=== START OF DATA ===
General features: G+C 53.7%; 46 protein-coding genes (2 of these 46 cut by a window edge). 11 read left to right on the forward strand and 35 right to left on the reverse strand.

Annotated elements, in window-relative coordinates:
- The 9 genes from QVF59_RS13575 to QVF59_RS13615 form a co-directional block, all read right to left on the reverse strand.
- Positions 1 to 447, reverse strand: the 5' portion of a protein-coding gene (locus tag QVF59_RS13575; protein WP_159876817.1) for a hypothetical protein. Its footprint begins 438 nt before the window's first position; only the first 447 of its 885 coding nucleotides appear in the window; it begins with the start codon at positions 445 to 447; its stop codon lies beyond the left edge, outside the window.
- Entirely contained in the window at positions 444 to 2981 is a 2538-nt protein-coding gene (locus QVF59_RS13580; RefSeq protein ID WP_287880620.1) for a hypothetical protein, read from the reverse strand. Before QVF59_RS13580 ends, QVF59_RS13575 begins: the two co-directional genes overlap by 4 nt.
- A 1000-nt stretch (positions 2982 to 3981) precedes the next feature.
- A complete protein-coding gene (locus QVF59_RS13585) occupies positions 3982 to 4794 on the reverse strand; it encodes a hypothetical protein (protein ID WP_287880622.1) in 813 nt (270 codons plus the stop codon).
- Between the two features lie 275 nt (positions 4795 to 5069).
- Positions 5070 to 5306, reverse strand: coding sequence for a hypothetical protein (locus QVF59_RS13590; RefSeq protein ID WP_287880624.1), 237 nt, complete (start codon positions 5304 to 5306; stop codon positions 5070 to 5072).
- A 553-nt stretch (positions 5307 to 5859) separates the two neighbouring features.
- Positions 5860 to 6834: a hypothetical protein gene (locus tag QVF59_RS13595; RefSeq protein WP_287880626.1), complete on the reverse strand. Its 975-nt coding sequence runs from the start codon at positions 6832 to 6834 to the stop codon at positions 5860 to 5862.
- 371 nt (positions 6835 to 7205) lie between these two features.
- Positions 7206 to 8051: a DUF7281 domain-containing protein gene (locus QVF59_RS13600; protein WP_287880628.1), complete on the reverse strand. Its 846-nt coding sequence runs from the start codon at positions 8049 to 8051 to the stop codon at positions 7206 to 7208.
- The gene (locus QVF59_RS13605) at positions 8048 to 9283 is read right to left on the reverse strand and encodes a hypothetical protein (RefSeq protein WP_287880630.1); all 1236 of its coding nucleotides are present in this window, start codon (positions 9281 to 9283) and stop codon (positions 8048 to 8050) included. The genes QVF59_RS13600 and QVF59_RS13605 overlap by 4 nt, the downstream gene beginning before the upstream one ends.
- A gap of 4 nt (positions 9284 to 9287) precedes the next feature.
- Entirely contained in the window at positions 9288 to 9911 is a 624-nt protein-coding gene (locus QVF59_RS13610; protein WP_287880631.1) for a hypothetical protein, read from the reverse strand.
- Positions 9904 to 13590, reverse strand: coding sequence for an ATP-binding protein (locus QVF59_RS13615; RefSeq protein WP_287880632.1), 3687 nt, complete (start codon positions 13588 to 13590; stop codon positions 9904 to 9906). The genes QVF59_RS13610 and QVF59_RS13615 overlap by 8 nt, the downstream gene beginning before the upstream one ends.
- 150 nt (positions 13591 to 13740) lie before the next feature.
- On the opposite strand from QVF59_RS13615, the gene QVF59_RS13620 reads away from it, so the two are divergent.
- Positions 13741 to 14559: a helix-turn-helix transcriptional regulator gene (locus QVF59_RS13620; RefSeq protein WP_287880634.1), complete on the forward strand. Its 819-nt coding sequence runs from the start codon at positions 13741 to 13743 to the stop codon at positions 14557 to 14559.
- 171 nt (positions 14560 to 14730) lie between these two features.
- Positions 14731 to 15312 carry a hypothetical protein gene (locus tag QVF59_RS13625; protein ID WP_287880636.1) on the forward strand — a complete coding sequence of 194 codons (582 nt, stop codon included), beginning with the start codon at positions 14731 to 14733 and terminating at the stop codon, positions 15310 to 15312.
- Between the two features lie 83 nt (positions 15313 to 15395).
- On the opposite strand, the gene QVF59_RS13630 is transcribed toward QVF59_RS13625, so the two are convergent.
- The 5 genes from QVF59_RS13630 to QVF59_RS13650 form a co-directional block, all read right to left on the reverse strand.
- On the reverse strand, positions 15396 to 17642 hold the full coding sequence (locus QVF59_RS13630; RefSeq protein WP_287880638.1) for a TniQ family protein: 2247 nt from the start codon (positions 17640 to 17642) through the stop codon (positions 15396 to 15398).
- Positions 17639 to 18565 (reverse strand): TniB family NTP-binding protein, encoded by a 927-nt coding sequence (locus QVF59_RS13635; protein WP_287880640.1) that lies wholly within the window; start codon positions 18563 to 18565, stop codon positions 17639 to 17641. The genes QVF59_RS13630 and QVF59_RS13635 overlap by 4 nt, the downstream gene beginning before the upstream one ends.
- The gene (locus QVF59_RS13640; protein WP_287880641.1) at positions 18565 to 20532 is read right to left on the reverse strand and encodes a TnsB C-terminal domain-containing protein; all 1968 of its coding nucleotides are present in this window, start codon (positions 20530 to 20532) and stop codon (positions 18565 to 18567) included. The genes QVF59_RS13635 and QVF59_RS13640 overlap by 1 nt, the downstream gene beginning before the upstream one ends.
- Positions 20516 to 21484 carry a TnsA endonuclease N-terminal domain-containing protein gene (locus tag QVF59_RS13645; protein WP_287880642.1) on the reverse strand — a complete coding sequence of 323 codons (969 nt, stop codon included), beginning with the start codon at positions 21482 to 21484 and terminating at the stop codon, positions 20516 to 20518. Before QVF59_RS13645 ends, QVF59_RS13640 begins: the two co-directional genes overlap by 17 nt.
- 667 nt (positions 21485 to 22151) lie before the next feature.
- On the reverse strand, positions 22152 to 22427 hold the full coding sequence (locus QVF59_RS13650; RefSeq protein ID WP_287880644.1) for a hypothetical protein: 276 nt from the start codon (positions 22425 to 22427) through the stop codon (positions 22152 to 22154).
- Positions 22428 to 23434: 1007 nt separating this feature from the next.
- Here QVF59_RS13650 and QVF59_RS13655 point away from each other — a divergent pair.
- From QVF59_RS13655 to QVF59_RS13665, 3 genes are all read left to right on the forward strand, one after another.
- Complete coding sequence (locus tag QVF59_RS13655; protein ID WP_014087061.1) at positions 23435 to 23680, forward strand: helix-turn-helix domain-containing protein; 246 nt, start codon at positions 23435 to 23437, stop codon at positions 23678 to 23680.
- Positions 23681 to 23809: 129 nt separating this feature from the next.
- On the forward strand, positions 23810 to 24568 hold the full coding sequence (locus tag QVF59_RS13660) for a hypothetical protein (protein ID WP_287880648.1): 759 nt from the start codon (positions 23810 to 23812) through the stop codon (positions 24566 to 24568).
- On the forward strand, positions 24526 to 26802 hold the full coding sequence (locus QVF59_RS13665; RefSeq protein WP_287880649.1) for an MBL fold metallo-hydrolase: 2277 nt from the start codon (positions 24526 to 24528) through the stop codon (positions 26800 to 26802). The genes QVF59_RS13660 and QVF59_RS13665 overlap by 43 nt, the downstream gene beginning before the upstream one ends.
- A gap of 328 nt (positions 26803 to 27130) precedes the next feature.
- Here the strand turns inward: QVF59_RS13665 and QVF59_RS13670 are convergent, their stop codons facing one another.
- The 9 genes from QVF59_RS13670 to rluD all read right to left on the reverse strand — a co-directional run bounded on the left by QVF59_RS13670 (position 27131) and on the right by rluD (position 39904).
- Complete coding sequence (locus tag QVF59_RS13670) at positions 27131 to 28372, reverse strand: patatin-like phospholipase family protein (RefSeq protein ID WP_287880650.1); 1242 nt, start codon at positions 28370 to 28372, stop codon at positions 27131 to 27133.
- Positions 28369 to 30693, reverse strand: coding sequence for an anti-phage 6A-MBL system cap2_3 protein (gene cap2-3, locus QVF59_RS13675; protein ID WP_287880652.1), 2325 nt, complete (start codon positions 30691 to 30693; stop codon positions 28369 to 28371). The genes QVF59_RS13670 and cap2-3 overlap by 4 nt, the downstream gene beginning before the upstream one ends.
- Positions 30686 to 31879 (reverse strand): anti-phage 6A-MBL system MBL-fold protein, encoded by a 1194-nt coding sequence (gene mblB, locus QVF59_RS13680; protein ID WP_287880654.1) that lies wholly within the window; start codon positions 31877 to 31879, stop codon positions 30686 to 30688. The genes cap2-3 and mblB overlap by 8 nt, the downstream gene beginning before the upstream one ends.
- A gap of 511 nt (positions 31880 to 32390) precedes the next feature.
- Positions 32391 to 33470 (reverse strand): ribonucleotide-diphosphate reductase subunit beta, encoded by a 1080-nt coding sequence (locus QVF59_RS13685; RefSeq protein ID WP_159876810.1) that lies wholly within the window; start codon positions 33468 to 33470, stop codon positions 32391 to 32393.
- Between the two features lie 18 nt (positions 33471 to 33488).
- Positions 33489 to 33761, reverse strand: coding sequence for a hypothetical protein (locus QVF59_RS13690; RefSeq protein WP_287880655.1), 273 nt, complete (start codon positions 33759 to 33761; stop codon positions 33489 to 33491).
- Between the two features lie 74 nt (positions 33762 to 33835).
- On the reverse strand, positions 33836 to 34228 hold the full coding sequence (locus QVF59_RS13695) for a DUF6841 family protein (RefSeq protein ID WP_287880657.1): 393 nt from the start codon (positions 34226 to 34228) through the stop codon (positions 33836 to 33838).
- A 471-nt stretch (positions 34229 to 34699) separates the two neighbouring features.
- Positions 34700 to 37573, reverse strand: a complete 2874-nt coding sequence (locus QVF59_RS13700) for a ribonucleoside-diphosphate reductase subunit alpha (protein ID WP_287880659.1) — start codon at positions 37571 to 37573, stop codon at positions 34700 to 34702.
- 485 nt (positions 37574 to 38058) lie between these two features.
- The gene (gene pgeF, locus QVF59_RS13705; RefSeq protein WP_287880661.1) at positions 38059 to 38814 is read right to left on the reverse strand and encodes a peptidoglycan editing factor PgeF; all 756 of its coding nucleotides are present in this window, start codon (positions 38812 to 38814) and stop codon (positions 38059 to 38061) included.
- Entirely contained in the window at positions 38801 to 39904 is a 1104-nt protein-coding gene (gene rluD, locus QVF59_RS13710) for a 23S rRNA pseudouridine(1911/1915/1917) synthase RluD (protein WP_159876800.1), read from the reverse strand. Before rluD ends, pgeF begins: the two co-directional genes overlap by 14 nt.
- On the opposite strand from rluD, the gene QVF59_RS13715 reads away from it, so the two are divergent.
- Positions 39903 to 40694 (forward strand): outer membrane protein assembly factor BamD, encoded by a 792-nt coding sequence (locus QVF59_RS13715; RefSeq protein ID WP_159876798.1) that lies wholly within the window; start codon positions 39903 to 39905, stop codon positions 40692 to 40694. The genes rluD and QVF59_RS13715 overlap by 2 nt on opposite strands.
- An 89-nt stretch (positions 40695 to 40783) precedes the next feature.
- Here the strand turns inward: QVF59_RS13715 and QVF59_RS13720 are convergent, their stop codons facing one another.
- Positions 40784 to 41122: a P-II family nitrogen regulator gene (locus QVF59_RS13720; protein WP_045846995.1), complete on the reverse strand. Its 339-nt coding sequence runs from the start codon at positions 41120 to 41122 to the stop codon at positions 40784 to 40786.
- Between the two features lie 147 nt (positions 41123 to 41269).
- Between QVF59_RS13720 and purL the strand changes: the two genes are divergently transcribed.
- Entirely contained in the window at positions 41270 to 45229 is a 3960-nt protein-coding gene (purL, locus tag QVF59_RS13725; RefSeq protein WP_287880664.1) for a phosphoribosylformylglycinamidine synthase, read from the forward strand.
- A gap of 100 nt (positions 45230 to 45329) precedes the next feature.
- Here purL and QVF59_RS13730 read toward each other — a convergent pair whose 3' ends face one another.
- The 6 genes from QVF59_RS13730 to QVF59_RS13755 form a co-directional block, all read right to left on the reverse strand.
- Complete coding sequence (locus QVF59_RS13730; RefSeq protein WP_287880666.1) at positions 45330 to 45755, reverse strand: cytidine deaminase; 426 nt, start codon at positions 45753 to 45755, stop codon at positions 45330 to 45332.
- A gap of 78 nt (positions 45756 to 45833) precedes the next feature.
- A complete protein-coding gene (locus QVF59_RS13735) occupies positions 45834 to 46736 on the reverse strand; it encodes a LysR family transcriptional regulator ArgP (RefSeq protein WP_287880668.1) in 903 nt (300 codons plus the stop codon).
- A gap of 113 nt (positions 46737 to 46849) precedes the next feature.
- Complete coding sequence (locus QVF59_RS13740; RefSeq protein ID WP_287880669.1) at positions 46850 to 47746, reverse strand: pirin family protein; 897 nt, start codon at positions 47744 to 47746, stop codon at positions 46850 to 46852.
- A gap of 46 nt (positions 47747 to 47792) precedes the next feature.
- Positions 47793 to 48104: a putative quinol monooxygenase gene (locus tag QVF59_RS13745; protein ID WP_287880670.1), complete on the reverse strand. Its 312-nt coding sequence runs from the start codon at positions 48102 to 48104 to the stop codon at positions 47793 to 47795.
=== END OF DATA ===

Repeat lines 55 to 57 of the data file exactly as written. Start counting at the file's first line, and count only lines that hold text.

- Entirely contained in the window at positions 38801 to 39904 is a 1104-nt protein-coding gene (gene rluD, locus QVF59_RS13710) for a 23S rRNA pseudouridine(1911/1915/1917) synthase RluD (protein WP_159876800.1), read from the reverse strand. Before rluD ends, pgeF begins: the two co-directional genes overlap by 14 nt.
- On the opposite strand from rluD, the gene QVF59_RS13715 reads away from it, so the two are divergent.
- Positions 39903 to 40694 (forward strand): outer membrane protein assembly factor BamD, encoded by a 792-nt coding sequence (locus QVF59_RS13715; RefSeq protein ID WP_159876798.1) that lies wholly within the window; start codon positions 39903 to 39905, stop codon positions 40692 to 40694. The genes rluD and QVF59_RS13715 overlap by 2 nt on opposite strands.